The 5th Battalion was also a 1st-Line Territorial Army unit that was serving with the 42nd East Lancashire Infantry Division and was sent to join the BEF in France in 1940. Like the 1st and 4th battalions, it was also evacuated at Dunkirk. After returning to the United Kingdom, it served as home defence in the anticipation of a German invasion. In 1941, it was decided to convert the 42nd Division into an armoured division due to a shortage of armoured troops and the division became the 42nd Armoured Division. The 5th Battalion was converted to armour as the 110th Regiment Royal Armoured Corps. The men continued to wear their Border Regiment cap badge on the black beret of the RAC, as did all infantry units converted in the same way.[13] 110 RAC was disbanded in 1943, and 5th Battalion, Border Regiment was reconstituted in April 1944 by redesignation of the 7th Battalion, a reserve battalion serving in 213th Infantry Brigade, originally created in 1939 as a 2nd Line duplicate of the 5th[14][15] It spent the rest of the war as a training battalion,[16] assigned to the 45th Infantry Brigade, which was initially part of the 80th Infantry (Reserve) Division and then the 38th Infantry (Reserve) Division.[17]


The 50th (Holding) Battalion was raised in June 1940. In October, it was redesignated as the 9th Battalion and was assigned to the 225th Independent Infantry Brigade (Home).[18]

Post-war and amalgamationEdit

In 1945, the 1st Battalion formed part of the force sent to disarm the German occupiers of Norway, moving on to become part of the Allied Occupation Force in Trieste. In 1947, it moved to Somaliland and in 1947 to Palestine, returning to the UK in 1950.[6][10]

The 2nd Battalion returned to England in 1946.[7][10]

On 28 October 1950, the two regular battalions were formally amalgamated into a single 1st Battalion. In 1951, the battalion moved to Egypt and in 1955 to Germany, where it remained for the rest of its existence.[6][10]

In July 1957, the Defence White Paper outlined a substantial reduction in the size of the British Army, with a number of regiments being amalgamated. The Border Regiment was amalgamated with the King's Own Royal Regiment (Lancaster) to form the King's Own Royal Border Regiment on 1 October 1959.[19]

Regimental museumEdit

The Border Regiment and its successors have a gallery at Cumbria's Museum of Military Life in Alma Block, Carlisle Castle.[20]

Battle honoursEdit

The regiment's battle honours were as follows:[21]

Regimental ColonelsEdit

Regimental Colonels were:[22]

*1959 Regiment amalgamated with The King's Own Royal Regiment (Lancaster) to form The King's Own Royal Border Regiment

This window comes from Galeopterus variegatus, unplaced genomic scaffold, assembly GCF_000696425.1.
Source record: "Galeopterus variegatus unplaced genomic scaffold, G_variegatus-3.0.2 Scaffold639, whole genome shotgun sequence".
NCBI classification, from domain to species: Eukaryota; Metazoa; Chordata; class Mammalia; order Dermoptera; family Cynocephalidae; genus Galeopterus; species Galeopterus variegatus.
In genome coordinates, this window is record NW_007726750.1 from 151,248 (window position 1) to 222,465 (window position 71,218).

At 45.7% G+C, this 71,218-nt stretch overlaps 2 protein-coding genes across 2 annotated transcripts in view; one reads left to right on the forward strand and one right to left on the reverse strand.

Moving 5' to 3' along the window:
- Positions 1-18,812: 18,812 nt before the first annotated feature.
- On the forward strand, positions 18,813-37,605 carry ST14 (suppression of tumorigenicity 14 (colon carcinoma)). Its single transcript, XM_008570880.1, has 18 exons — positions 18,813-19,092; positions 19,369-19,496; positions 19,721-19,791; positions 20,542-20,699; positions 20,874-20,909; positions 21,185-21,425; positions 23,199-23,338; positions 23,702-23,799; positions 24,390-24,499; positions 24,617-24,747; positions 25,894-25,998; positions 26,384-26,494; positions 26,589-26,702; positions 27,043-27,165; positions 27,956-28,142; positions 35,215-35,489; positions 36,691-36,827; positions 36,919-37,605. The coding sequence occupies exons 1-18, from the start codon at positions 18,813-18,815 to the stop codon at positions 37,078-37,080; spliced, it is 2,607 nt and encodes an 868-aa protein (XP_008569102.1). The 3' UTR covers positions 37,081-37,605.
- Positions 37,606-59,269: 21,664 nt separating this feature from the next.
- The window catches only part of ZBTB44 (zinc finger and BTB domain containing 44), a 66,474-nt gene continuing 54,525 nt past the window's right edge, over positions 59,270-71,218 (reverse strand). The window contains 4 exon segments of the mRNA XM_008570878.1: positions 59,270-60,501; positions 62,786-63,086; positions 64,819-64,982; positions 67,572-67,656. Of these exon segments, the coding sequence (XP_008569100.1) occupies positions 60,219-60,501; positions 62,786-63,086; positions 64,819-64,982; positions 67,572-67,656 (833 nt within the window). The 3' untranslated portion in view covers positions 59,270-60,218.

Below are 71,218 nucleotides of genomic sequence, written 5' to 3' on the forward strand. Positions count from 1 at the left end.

1. ^ "No. 24992". The London Gazette. 1 July 1881. pp. 3300–3301.
  2. ^ a b c d e f T F Mills. "The Border Regiment". Archived from the original on 15 January 2008. Retrieved 4 August 2012.
  3. ^ Swinson, Arthur (1972). A Register of the Regiments and Corps of the British Army. London: The Archive Press. p. 220. ISBN 0-85591-000-3.
  4. ^ "Border Regiment & King's Own Royal Border Regiment Museum". Army Museums Ogilby Trust. Archived from the original on 21 May 2014. Retrieved 4 August 2012.
  5. ^ "The Border Regiment". Retrieved 5 August 2012.
  6. ^ a b c d T F Mills. "1st Battalion, Border Regiment". Archived from the original on 21 December 2007. Retrieved 4 August 2012.
  7. ^ a b c T F Mills. "2nd Battalion, Border Regiment". Archived from the original on 17 December 2007. Retrieved 4 August 2012.
  8. ^ "Naval & Military intelligence - The Army in India". The Times. No. 36896. London. 11 October 1902. p. 12.
  9. ^ Baker, Chris. "The Border Regiment in 1914–1918". The Long, Long Trail. The British Army in the Great War. Retrieved 5 August 2012.
  10. ^ a b c d "Border Regiment". National Army Museum. Archived from the original on 24 December 2013. Retrieved 18 November 2013.
  11. ^ "36th Infantry Division". Unit Histories. Retrieved 27 December 2015.
  12. ^ "In 1944 – The Second & Last Expedition". Hermes' wings. Retrieved 27 December 2015.
  13. ^ Forty pp. 50–1.
  14. ^ 5th Bn Border Regiment War Diary, Apr–May 1944, The National Archives (TNA), Kew file WO 166/15078.
  15. ^ Joslen, p. 376.
  16. ^ 5th Bn Border Regiment War Diary, June 1944 – November 1945, TNA file WO 166/17146.
  17. ^ Joslen, p. 290
  18. ^ Joslen, p. 388
  19. ^ "Merged regiments and new brigading—many famous units to lose separate identity". The Times. 25 July 1957.
  20. ^ "Welcome". Cumbria's Museum of Military Life. Retrieved 2 June 2018.
  21. ^ Beckett, p. 30
  22. ^ "The Border Regiment". Archived from the original on 27 February 2007. Retrieved 18 October 2016.{{cite web}}: CS1 maint: bot: original URL status unknown (link)


  • Beckett, Ian (2003). Discovering English County Regiments. Shire. ISBN 978 0747 805069.
  • Forty, George (1998). British Army Handbook 1939–1945. Stroud: Sutton Publishing. ISBN 0-7509-1403-3.
  • Sutherland, Douglas (1972). Tried and Valiant: The Story of the Border Regiment 1702–1959. London: Leo Cooper Ltd. ISBN 0-85052-042-8.
  • Joslen, H. F. (2003) [1990]. Orders of Battle: Second World War, 1939–1945. Uckfield, East Sussex: Naval and Military Press. ISBN 978-1-84342-474-1.

External linksEdit